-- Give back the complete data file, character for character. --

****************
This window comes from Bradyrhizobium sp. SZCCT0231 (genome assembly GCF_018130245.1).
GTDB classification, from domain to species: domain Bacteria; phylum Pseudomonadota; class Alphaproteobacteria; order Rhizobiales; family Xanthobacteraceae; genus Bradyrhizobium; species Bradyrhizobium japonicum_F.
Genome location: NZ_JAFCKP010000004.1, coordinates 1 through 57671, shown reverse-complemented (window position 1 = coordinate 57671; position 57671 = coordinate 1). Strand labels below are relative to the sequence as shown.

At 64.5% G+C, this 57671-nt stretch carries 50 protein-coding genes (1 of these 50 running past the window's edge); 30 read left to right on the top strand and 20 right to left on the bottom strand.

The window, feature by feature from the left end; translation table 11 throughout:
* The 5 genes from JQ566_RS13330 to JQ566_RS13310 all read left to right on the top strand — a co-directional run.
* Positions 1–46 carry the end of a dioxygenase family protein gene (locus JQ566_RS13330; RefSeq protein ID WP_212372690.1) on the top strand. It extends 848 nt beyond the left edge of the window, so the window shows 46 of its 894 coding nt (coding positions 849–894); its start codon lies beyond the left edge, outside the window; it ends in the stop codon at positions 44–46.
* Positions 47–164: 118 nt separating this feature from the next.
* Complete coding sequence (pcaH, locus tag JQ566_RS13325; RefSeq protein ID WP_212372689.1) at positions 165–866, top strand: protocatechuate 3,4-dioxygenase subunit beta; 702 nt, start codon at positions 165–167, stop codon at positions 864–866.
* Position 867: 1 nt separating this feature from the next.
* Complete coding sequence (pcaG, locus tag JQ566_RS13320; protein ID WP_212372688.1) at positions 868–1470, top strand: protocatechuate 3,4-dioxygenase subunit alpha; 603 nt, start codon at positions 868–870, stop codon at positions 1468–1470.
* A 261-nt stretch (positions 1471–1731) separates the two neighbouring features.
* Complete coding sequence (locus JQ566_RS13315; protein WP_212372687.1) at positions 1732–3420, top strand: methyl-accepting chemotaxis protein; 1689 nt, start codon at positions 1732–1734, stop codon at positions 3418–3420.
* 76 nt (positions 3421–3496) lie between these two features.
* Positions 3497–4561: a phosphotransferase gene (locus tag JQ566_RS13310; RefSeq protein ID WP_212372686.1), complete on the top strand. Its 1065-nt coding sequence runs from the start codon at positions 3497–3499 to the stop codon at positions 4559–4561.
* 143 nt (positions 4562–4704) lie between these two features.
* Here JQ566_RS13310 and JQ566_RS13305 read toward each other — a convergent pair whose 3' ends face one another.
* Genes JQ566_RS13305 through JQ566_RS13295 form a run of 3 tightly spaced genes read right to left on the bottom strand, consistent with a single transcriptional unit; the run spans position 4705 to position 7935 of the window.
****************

This window comes from Bradyrhizobium sp. SZCCT0231 (genome assembly GCF_018130245.1).
GTDB classification, from domain to species: domain Bacteria; phylum Pseudomonadota; class Alphaproteobacteria; order Rhizobiales; family Xanthobacteraceae; genus Bradyrhizobium; species Bradyrhizobium japonicum_F.
Genome location: NZ_JAFCKP010000004.1, coordinates 1 through 57671, shown reverse-complemented (window position 1 = coordinate 57671; position 57671 = coordinate 1). Strand labels below are relative to the sequence as shown.

At 64.5% G+C, this 57671-nt stretch carries 50 protein-coding genes (1 of these 50 running past the window's edge); 30 read left to right on the top strand and 20 right to left on the bottom strand.

The window, feature by feature from the left end; translation table 11 throughout:
* The 5 genes from JQ566_RS13330 to JQ566_RS13310 all read left to right on the top strand — a co-directional run.
* Positions 1–46 carry the end of a dioxygenase family protein gene (locus JQ566_RS13330; RefSeq protein ID WP_212372690.1) on the top strand. It extends 848 nt beyond the left edge of the window, so the window shows 46 of its 894 coding nt (coding positions 849–894); its start codon lies beyond the left edge, outside the window; it ends in the stop codon at positions 44–46.
* Positions 47–164: 118 nt separating this feature from the next.
* Complete coding sequence (pcaH, locus tag JQ566_RS13325; RefSeq protein ID WP_212372689.1) at positions 165–866, top strand: protocatechuate 3,4-dioxygenase subunit beta; 702 nt, start codon at positions 165–167, stop codon at positions 864–866.
* Position 867: 1 nt separating this feature from the next.
* Complete coding sequence (pcaG, locus tag JQ566_RS13320; protein ID WP_212372688.1) at positions 868–1470, top strand: protocatechuate 3,4-dioxygenase subunit alpha; 603 nt, start codon at positions 868–870, stop codon at positions 1468–1470.
* A 261-nt stretch (positions 1471–1731) separates the two neighbouring features.
* Complete coding sequence (locus JQ566_RS13315; protein WP_212372687.1) at positions 1732–3420, top strand: methyl-accepting chemotaxis protein; 1689 nt, start codon at positions 1732–1734, stop codon at positions 3418–3420.
* 76 nt (positions 3421–3496) lie between these two features.
* Positions 3497–4561: a phosphotransferase gene (locus tag JQ566_RS13310; RefSeq protein ID WP_212372686.1), complete on the top strand. Its 1065-nt coding sequence runs from the start codon at positions 3497–3499 to the stop codon at positions 4559–4561.
* 143 nt (positions 4562–4704) lie between these two features.
* Here JQ566_RS13310 and JQ566_RS13305 read toward each other — a convergent pair whose 3' ends face one another.
* Genes JQ566_RS13305 through JQ566_RS13295 form a run of 3 tightly spaced genes read right to left on the bottom strand, consistent with a single transcriptional unit; the run spans position 4705 to position 7935 of the window.